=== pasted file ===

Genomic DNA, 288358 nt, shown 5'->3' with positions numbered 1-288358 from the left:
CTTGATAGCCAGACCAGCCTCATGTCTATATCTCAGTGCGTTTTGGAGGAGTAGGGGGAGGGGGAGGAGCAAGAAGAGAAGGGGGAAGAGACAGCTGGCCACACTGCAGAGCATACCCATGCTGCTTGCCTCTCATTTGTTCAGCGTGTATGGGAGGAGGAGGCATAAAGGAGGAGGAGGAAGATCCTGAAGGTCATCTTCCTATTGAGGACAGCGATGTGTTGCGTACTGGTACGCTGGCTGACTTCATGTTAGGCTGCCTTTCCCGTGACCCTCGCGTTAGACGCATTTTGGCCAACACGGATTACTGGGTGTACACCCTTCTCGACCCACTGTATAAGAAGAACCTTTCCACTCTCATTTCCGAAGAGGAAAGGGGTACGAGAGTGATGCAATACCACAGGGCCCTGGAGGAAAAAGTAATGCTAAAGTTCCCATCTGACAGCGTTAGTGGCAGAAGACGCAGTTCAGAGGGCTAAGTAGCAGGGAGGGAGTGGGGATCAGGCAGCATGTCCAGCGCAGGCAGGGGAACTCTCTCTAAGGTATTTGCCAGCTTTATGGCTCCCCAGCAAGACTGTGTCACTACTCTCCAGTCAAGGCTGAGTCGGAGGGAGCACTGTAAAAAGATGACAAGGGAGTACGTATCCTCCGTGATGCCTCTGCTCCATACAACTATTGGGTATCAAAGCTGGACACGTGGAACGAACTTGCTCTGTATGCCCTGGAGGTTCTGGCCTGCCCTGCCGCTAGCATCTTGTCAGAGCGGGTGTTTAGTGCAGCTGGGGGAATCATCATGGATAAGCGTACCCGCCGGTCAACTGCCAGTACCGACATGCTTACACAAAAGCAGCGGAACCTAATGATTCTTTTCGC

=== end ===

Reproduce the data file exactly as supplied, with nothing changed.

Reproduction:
Genomic DNA, 288358 nt, shown 5'->3' with positions numbered 1-288358 from the left:
CTTGATAGCCAGACCAGCCTCATGTCTATATCTCAGTGCGTTTTGGAGGAGTAGGGGGAGGGGGAGGAGCAAGAAGAGAAGGGGGAAGAGACAGCTGGCCACACTGCAGAGCATACCCATGCTGCTTGCCTCTCATTTGTTCAGCGTGTATGGGAGGAGGAGGCATAAAGGAGGAGGAGGAAGATCCTGAAGGTCATCTTCCTATTGAGGACAGCGATGTGTTGCGTACTGGTACGCTGGCTGACTTCATGTTAGGCTGCCTTTCCCGTGACCCTCGCGTTAGACGCATTTTGGCCAACACGGATTACTGGGTGTACACCCTTCTCGACCCACTGTATAAGAAGAACCTTTCCACTCTCATTTCCGAAGAGGAAAGGGGTACGAGAGTGATGCAATACCACAGGGCCCTGGAGGAAAAAGTAATGCTAAAGTTCCCATCTGACAGCGTTAGTGGCAGAAGACGCAGTTCAGAGGGCTAAGTAGCAGGGAGGGAGTGGGGATCAGGCAGCATGTCCAGCGCAGGCAGGGGAACTCTCTCTAAGGTATTTGCCAGCTTTATGGCTCCCCAGCAAGACTGTGTCACTACTCTCCAGTCAAGGCTGAGTCGGAGGGAGCACTGTAAAAAGATGACAAGGGAGTACGTATCCTCCGTGATGCCTCTGCTCCATACAACTATTGGGTATCAAAGCTGGACACGTGGAACGAACTTGCTCTGTATGCCCTGGAGGTTCTGGCCTGCCCTGCCGCTAGCATCTTGTCAGAGCGGGTGTTTAGTGCAGCTGGGGGAATCATCATGGATAAGCGTACCCGCCGGTCAACTGCCAGTACCGACATGCTTACACAAAAGCAGCGGAACCTAATGATTCTTTTCGC